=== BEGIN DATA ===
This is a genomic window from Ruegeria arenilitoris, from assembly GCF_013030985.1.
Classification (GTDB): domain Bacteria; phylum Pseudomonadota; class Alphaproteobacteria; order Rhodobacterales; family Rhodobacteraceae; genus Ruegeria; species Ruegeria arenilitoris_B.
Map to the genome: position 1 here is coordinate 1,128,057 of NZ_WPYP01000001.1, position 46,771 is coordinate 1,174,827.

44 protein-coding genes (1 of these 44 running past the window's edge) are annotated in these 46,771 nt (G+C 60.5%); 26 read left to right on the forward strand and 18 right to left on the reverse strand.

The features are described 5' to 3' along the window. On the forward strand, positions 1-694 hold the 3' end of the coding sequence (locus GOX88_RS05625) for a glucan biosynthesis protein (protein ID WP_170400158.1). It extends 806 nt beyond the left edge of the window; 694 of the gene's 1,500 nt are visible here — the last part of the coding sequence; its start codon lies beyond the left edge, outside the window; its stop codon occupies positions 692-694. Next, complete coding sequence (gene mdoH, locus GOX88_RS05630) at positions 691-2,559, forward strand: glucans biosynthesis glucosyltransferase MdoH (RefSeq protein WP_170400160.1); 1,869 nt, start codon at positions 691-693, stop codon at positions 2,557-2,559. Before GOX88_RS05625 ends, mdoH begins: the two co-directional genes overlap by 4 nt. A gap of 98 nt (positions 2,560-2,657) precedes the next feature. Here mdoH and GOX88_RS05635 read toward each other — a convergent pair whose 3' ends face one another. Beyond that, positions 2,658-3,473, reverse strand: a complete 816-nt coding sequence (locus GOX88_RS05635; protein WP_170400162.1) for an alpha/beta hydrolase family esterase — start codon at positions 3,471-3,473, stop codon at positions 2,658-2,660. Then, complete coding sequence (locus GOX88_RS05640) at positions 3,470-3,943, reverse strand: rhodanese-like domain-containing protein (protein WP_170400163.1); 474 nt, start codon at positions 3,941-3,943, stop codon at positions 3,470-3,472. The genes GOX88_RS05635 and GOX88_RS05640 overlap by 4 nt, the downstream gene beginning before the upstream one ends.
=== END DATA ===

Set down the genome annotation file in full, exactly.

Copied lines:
This is a genomic window from Ruegeria arenilitoris, from assembly GCF_013030985.1.
Classification (GTDB): domain Bacteria; phylum Pseudomonadota; class Alphaproteobacteria; order Rhodobacterales; family Rhodobacteraceae; genus Ruegeria; species Ruegeria arenilitoris_B.
Map to the genome: position 1 here is coordinate 1,128,057 of NZ_WPYP01000001.1, position 46,771 is coordinate 1,174,827.

44 protein-coding genes (1 of these 44 running past the window's edge) are annotated in these 46,771 nt (G+C 60.5%); 26 read left to right on the forward strand and 18 right to left on the reverse strand.

The features are described 5' to 3' along the window. On the forward strand, positions 1-694 hold the 3' end of the coding sequence (locus GOX88_RS05625) for a glucan biosynthesis protein (protein ID WP_170400158.1). It extends 806 nt beyond the left edge of the window; 694 of the gene's 1,500 nt are visible here — the last part of the coding sequence; its start codon lies beyond the left edge, outside the window; its stop codon occupies positions 692-694. Next, complete coding sequence (gene mdoH, locus GOX88_RS05630) at positions 691-2,559, forward strand: glucans biosynthesis glucosyltransferase MdoH (RefSeq protein WP_170400160.1); 1,869 nt, start codon at positions 691-693, stop codon at positions 2,557-2,559. Before GOX88_RS05625 ends, mdoH begins: the two co-directional genes overlap by 4 nt. A gap of 98 nt (positions 2,560-2,657) precedes the next feature. Here mdoH and GOX88_RS05635 read toward each other — a convergent pair whose 3' ends face one another. Beyond that, positions 2,658-3,473, reverse strand: a complete 816-nt coding sequence (locus GOX88_RS05635; protein WP_170400162.1) for an alpha/beta hydrolase family esterase — start codon at positions 3,471-3,473, stop codon at positions 2,658-2,660. Then, complete coding sequence (locus GOX88_RS05640) at positions 3,470-3,943, reverse strand: rhodanese-like domain-containing protein (protein WP_170400163.1); 474 nt, start codon at positions 3,941-3,943, stop codon at positions 3,470-3,472. The genes GOX88_RS05635 and GOX88_RS05640 overlap by 4 nt, the downstream gene beginning before the upstream one ends.